Today marks the 70th Anniversary of the greatest moment of the greatest conflict the world has ever seen. It was this morning, at about 6:30 am 70 years ago that scared, cold, seasick men of the Allied forces pushed ashore the beaches of Normandy, France which was to be christened with their blood as well as the blood of the Axis forces that opposed them. It was the culmination of months of planning, of logistics unseen in war or peace, and of the collision of the fascist ideology against that of democracy. For all that it was it was a terrific and unmitigated blood letting that announced to the world how the greatest calamity the world has ever witnessed, World War II, would be resolved. While the end was months away its beginning of the end was writ on the beaches of Gold, Juno, Sword, Utah, and Omaha and it was writ with the blood of heroes. There are not enough words to amply sanctify the sacrifice that so many gave on that overcast June morning decades ago. No words to soothe the loss felt by their families. No words to replace all that they had left to give to the world snuffed out by a mortar shell or a machine gun nest perched atop a sandy ridge in France. There was, on this day 70 years ago, carnage and death dealt with such speed that it cannot be truly comprehended by those who were not there.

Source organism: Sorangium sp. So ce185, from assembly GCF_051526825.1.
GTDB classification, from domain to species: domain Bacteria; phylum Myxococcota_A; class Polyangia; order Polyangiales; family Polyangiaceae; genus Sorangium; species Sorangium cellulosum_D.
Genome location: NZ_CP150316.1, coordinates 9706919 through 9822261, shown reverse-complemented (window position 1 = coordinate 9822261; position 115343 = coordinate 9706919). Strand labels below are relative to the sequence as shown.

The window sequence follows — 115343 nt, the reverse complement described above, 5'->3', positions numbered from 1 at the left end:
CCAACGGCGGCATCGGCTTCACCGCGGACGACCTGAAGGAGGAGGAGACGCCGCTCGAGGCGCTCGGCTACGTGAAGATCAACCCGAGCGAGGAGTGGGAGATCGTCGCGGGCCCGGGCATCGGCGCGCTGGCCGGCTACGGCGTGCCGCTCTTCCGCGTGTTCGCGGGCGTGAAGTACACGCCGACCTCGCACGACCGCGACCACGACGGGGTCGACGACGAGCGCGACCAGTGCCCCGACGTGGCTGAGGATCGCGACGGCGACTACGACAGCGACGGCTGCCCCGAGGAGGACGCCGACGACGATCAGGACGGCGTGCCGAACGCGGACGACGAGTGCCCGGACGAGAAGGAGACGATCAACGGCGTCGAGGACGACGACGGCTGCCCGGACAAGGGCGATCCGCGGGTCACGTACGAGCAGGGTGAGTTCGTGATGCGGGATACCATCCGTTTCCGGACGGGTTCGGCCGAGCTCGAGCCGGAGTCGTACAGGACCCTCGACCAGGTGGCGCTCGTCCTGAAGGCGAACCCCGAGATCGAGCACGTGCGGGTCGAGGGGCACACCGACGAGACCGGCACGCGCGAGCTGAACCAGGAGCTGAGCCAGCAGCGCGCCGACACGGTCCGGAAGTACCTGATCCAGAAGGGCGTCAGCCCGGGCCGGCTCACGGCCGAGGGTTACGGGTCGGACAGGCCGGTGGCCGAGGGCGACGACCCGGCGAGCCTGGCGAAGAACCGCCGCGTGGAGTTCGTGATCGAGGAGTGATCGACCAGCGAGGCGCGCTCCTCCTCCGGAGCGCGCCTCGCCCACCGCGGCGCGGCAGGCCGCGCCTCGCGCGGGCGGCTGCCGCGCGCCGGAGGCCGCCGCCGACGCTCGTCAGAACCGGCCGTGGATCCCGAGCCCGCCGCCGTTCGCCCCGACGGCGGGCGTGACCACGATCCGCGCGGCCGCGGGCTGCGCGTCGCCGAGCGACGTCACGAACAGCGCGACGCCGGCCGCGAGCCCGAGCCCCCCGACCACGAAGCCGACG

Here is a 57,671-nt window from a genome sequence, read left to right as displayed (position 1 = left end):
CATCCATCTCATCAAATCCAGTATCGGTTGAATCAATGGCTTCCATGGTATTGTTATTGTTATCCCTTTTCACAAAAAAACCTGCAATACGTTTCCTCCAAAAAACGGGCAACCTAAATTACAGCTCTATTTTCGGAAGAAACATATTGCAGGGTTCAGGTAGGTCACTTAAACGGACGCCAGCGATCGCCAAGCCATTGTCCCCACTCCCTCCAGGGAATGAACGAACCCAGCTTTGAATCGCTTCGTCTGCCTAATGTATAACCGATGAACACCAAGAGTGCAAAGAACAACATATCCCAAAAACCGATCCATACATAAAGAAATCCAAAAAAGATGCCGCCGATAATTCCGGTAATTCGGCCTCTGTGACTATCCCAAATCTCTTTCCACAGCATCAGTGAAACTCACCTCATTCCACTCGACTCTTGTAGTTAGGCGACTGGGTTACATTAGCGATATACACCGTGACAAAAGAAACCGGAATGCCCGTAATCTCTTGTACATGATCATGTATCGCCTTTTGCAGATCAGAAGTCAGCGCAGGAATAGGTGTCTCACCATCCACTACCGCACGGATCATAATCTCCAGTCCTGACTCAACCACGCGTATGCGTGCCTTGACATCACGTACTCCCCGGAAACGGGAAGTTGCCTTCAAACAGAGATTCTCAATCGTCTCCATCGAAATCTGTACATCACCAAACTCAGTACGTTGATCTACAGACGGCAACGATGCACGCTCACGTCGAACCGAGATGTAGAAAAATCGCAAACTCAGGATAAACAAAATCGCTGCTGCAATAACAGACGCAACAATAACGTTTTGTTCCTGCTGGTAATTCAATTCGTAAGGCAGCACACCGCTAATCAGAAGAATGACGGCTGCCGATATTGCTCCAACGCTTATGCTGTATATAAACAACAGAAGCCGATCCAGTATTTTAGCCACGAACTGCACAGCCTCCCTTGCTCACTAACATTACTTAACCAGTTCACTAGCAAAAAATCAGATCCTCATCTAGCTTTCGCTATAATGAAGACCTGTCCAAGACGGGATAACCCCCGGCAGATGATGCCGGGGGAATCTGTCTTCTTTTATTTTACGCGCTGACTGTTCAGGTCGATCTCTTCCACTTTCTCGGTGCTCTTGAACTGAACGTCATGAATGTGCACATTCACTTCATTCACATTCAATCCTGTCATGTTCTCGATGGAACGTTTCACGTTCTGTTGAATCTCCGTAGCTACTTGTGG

Therefore we are left with our small tributes. Our tiny words of remembrance and thanks. The mundane gestures we show as often as we can because, truly, nothing will or could compare to the actions of this day. We should, and rightfully so, feel small compared to the men who stormed the beaches of Normandy in the name of liberation. It is one of the days that will be long remembered in history as a crossroads where the future of humanity was determined through that most damnable and loathsome tool of War.
It is in solemnity that we remember the fallen. That we thank them for all they gave and all that was given. That we recall how terrible war is and that we seek to drive it from the Earth with the same duty that those men seven decades ago drove the Nazi war machine from the cities, farms, and fields of Europe.